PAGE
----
References

  1. Lieu, R. The effect of Planck scale space time fluctuations on Lorentz invariance at extreme speeds. Astrophysical Journal Letters, in press (2002).

PHILIP BALL | © Nature News Service

More articles from Physics and Astronomy:

nachricht Explosion on Jupiter-sized star 10 times more powerful than ever seen on our sun
18.04.2019 | University of Warwick

nachricht In vivo super-resolution photoacoustic computed tomography by localization of single dyed droplets
18.04.2019 | Changchun Institute of Optics, Fine Mechanics and Physics, Chinese Academy of Sciences

All articles from Physics and Astronomy >>>

The most recent press releases about innovation >>>

Die letzten 5 Focus-News des innovations-reports im Überblick:

Im Focus: Explosion on Jupiter-sized star 10 times more powerful than ever seen on our sun

A stellar flare 10 times more powerful than anything seen on our sun has burst from an ultracool star almost the same size as Jupiter

  • Coolest and smallest star to produce a superflare found
  • Star is a tenth of the radius of our Sun
  • Researchers led by University of Warwick could only see...

Im Focus: Quantum simulation more stable than expected

A localization phenomenon boosts the accuracy of solving quantum many-body problems with quantum computers which are otherwise challenging for conventional computers. This brings such digital quantum simulation within reach on quantum devices available today.

Quantum computers promise to solve certain computational problems exponentially faster than any classical machine. “A particularly promising application is the...

Im Focus: Largest, fastest array of microscopic 'traffic cops' for optical communications

The technology could revolutionize how information travels through data centers and artificial intelligence networks

Engineers at the University of California, Berkeley have built a new photonic switch that can control the direction of light passing through optical fibers...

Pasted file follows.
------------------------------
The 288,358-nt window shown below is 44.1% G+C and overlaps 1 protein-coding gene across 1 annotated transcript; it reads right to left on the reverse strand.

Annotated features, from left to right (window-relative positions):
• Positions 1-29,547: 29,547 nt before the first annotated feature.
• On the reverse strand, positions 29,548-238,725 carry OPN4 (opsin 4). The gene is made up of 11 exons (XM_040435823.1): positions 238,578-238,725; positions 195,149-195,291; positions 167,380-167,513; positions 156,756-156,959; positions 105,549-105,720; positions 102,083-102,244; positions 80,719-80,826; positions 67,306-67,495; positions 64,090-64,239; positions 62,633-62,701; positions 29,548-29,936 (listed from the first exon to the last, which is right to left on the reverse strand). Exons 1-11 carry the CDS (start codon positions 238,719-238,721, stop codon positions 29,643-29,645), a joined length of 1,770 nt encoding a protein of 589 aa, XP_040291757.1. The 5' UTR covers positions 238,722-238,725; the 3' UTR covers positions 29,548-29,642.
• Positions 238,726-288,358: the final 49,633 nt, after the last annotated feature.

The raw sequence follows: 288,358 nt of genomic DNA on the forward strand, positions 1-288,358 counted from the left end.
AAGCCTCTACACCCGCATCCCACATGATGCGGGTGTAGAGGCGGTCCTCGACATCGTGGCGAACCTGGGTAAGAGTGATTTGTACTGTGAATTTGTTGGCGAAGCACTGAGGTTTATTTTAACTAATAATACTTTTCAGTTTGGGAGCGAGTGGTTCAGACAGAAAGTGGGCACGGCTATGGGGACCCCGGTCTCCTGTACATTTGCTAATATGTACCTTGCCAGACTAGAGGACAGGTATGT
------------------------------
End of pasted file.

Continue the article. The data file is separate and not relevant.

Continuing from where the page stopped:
Im Focus: A long-distance relationship in femtoseconds

Physicists observe how electron-hole pairs drift apart at ultrafast speed, but still remain strongly bound.

Modern electronics relies on ultrafast charge motion on ever shorter length scales. Physicists from Regensburg and Gothenburg have now succeeded in resolving a...

Im Focus: Researchers 3D print metamaterials with novel optical properties

Engineers create novel optical devices, including a moth eye-inspired omnidirectional microwave antenna

A team of engineers at Tufts University has developed a series of 3D printed metamaterials with unique microwave or optical properties that go beyond what is...

All Focus news of the innovation-report >>>

Anzeige

Anzeige

VideoLinks
Industry & Economy
Event News

Revered mathematicians and computer scientists converge with 200 young researchers in Heidelberg!

17.04.2019 | Event News

First dust conference in the Central Asian part of the earth’s dust belt

15.04.2019 | Event News

Fraunhofer FHR at the IEEE Radar Conference 2019 in Boston, USA

09.04.2019 | Event News

 
Latest News

New automated biological-sample analysis systems to accelerate disease detection

18.04.2019 | Life Sciences

Explosion on Jupiter-sized star 10 times more powerful than ever seen on our sun

18.04.2019 | Physics and Astronomy

New eDNA technology used to quickly assess coral reefs

18.04.2019 | Life Sciences

VideoLinks
Science & Research
Overview of more VideoLinks >>>